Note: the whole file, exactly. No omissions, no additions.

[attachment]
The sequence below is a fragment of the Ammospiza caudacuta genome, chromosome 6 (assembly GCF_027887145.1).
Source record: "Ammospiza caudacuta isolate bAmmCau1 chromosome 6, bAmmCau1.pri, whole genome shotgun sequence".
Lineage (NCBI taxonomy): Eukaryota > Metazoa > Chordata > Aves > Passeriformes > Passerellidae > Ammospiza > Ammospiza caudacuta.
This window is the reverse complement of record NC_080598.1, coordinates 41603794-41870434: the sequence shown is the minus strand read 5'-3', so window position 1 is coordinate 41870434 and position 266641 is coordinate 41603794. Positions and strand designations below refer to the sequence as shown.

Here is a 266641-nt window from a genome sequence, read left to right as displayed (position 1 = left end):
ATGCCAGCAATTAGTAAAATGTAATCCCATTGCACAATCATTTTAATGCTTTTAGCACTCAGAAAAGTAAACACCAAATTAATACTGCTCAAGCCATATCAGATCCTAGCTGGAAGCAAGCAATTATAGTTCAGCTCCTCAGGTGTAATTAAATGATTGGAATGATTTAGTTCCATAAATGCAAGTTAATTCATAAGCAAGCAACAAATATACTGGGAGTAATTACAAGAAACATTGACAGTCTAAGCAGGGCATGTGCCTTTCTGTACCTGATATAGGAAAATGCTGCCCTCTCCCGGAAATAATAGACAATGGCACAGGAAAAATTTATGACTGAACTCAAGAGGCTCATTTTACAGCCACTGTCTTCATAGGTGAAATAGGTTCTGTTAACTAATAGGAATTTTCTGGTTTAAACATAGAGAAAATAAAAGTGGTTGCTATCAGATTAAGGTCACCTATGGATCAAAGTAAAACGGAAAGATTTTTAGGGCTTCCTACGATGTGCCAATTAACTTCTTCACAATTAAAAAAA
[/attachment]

The sequence below is a fragment of the Ammospiza caudacuta genome, chromosome 6 (assembly GCF_027887145.1).
Source record: "Ammospiza caudacuta isolate bAmmCau1 chromosome 6, bAmmCau1.pri, whole genome shotgun sequence".
Lineage (NCBI taxonomy): Eukaryota > Metazoa > Chordata > Aves > Passeriformes > Passerellidae > Ammospiza > Ammospiza caudacuta.
This window is the reverse complement of record NC_080598.1, coordinates 41603794-41870434: the sequence shown is the minus strand read 5'-3', so window position 1 is coordinate 41870434 and position 266641 is coordinate 41603794. Positions and strand designations below refer to the sequence as shown.

Here is a 266641-nt window from a genome sequence, read left to right as displayed (position 1 = left end):
ATGCCAGCAATTAGTAAAATGTAATCCCATTGCACAATCATTTTAATGCTTTTAGCACTCAGAAAAGTAAACACCAAATTAATACTGCTCAAGCCATATCAGATCCTAGCTGGAAGCAAGCAATTATAGTTCAGCTCCTCAGGTGTAATTAAATGATTGGAATGATTTAGTTCCATAAATGCAAGTTAATTCATAAGCAAGCAACAAATATACTGGGAGTAATTACAAGAAACATTGACAGTCTAAGCAGGGCATGTGCCTTTCTGTACCTGATATAGGAAAATGCTGCCCTCTCCCGGAAATAATAGACAATGGCACAGGAAAAATTTATGACTGAACTCAAGAGGCTCATTTTACAGCCACTGTCTTCATAGGTGAAATAGGTTCTGTTAACTAATAGGAATTTTCTGGTTTAAACATAGAGAAAATAAAAGTGGTTGCTATCAGATTAAGGTCACCTATGGATCAAAGTAAAACGGAAAGATTTTTAGGGCTTCCTACGATGTGCCAATTAACTTCTTCACAATTAAAAAAA